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Do DMZ networks still provide security benefits for enterprises?

DMZ networks were once widely used by enterprises, but are they still common today? Expert Judith Myerson explains why DMZs may be a good security option for some organizations.

Setting up DMZ networks used to be common practice, but I rarely hear about them being used anymore. Is it still...

a good practice? Are there better alternatives, like using virtual machines (VMs), or do DMZ networks still provide value?

You rarely hear about a DMZ subnetwork of a local network for a good reason. Hackers love to grab media attention with their successes in breaching a corporate or government network, such as the United States Office of Personnel Management. However, DMZ networks are often isolated and separated from the rest of the enterprise infrastructure and, therefore, are thankfully overlooked by attackers. To protect their servers against external network intrusions, organizations have used DMZ networks to separate specific portions of their crucial infrastructure.

The servers most vulnerable to being attacked, such as email, web and domain name system (DNS) servers, which are exposed to the internet, are placed in the DMZ. The DMZ started as a physical network and has evolved into a virtual one in order to better protect these IT assets (DNS servers in particular have come under fire from hackers and cybercriminals recently).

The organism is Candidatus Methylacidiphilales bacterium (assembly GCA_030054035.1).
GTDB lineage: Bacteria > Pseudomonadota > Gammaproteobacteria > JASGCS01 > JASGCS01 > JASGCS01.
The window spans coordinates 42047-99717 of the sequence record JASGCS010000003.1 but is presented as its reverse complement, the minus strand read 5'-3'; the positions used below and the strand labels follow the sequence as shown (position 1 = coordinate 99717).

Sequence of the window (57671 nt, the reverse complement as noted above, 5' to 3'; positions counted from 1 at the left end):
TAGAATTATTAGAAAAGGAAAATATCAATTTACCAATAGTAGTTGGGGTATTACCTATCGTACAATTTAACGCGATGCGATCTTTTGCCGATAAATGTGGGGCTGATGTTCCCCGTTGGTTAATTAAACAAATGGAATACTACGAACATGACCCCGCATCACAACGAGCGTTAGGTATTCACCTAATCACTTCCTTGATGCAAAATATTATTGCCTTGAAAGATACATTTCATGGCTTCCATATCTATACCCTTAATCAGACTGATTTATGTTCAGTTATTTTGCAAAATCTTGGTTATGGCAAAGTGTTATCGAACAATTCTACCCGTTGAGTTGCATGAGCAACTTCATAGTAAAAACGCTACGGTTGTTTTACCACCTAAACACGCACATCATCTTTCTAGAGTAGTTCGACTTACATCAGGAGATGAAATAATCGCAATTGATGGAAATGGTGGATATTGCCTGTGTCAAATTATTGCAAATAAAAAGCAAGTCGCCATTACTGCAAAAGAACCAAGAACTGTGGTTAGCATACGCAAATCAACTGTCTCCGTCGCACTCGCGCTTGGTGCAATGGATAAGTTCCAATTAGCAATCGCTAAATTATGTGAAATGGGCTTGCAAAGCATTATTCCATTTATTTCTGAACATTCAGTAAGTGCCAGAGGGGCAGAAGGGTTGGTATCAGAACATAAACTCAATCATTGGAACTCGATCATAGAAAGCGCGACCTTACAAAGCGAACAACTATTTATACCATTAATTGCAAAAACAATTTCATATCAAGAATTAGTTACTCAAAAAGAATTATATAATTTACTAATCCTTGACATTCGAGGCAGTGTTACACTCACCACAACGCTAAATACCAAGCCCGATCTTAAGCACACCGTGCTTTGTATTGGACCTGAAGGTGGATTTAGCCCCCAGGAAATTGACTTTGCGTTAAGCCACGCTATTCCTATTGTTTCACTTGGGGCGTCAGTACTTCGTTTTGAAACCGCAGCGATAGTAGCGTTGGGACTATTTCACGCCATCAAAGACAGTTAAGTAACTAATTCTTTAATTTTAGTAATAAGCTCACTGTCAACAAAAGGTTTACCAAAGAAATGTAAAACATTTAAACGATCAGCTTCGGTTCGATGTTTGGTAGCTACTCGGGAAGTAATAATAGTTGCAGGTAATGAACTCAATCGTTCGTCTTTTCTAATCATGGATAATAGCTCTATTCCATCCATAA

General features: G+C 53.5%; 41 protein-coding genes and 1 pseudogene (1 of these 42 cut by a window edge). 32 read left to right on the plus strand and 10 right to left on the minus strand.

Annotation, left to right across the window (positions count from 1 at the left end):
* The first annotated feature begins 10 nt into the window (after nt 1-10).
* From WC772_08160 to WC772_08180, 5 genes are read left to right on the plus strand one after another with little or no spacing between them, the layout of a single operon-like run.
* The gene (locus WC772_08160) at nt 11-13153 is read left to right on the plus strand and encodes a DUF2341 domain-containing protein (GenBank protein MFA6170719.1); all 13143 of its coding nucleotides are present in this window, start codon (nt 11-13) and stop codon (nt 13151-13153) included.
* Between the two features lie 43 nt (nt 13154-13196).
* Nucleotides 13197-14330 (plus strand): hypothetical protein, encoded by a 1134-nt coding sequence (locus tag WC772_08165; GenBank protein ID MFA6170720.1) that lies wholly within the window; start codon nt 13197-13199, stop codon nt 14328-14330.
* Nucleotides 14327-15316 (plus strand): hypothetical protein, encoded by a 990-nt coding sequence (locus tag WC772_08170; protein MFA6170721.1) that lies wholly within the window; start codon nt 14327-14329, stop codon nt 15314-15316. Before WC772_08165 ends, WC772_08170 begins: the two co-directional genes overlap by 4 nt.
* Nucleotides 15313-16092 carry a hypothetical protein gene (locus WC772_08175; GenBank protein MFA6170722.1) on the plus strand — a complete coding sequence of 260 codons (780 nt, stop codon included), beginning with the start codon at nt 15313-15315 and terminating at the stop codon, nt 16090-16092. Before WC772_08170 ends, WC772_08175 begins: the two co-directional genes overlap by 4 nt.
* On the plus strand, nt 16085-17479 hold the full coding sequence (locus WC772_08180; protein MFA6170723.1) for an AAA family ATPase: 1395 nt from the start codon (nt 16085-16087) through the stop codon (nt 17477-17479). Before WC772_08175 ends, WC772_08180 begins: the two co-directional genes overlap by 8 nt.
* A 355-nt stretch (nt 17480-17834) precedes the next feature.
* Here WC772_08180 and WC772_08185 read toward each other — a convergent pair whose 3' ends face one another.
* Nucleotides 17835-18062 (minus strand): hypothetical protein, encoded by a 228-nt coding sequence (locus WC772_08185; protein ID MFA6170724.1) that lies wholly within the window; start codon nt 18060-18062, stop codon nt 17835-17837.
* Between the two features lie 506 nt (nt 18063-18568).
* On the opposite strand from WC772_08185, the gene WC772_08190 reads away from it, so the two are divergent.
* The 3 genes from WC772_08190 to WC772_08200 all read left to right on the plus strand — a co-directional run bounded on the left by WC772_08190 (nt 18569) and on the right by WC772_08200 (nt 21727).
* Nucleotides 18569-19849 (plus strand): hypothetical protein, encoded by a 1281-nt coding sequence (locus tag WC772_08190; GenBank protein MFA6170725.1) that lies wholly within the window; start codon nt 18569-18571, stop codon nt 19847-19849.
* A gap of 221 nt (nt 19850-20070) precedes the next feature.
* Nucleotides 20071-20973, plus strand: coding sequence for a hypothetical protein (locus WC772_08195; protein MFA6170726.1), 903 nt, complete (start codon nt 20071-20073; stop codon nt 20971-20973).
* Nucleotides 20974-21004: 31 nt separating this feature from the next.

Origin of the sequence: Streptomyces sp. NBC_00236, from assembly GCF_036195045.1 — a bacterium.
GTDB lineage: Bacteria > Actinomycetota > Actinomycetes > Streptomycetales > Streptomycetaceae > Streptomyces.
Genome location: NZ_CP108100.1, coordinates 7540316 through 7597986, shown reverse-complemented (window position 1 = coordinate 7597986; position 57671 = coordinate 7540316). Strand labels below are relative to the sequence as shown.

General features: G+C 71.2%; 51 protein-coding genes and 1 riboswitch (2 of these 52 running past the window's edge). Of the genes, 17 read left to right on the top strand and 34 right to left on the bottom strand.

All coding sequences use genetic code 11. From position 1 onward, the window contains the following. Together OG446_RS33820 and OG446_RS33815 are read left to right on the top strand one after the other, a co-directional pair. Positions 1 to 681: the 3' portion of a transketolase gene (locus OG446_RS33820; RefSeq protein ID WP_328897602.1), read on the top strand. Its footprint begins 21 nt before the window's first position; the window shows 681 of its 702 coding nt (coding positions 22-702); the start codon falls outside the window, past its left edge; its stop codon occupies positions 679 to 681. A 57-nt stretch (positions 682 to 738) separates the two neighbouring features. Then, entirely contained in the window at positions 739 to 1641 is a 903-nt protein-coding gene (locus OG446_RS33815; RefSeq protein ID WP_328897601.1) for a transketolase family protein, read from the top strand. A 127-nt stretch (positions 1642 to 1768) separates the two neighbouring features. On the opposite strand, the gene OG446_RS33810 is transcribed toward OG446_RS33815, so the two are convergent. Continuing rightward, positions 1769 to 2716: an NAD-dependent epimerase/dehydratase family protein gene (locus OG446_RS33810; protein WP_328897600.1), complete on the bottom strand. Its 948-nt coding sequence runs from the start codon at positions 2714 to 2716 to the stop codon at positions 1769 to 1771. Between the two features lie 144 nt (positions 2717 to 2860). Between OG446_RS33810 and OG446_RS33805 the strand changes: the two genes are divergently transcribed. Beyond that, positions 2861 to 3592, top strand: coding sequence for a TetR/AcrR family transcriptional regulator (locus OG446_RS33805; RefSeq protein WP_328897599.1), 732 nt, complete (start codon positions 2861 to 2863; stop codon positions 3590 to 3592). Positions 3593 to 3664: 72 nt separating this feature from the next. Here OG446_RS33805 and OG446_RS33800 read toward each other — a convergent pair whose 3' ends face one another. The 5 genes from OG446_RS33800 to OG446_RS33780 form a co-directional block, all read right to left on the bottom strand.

Another reason you may hear less about DMZ networks today is the increase in use of isolated VMs, as opposed to creating a physical DMZ network. However, this doesn't mean DMZs networks and VMs can't be connected.

To create a DMZ, two firewalls are needed between servers. The front-end firewall (perimeter firewall) allows traffic from the internet to the DMZ. The back-end firewall (internal firewall) permits traffic from the DMZ to the organization's internal network. Local users can still access the servers inside the DMZ networks. But the DMZ will not provide much, if any, protection against internal network attacks, such as email spoofing.

Other alternatives, like using VMs inside or outside the DMZ, on premises, or in the cloud, aren't necessarily better options than a DMZ network. A hypervisor is needed to run VMs; if the hypervisor is not properly set up, it can become compromised. The attacker, for example, could obtain passwords to gain access to all of the organization's VMs.

In addition, hypervisors can have catastrophic vulnerabilities, just like any other piece of software, and such a hypervisor flaw could potentially put an entire cloud environment at risk. Perhaps the best way to mitigate this risk is to apply hypervisor security updates and then reboot the cloud instances, though this can be disruptive for cloud clients.

DMZ networks are a good practice so long as your organization updates software for physical or virtual machines, audits DMZ configurations, and assigns proper user roles. Always make sure a DMZ standby is ready to take over for the primary DMZ if the primary system is compromised.

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This was last published in December 2016

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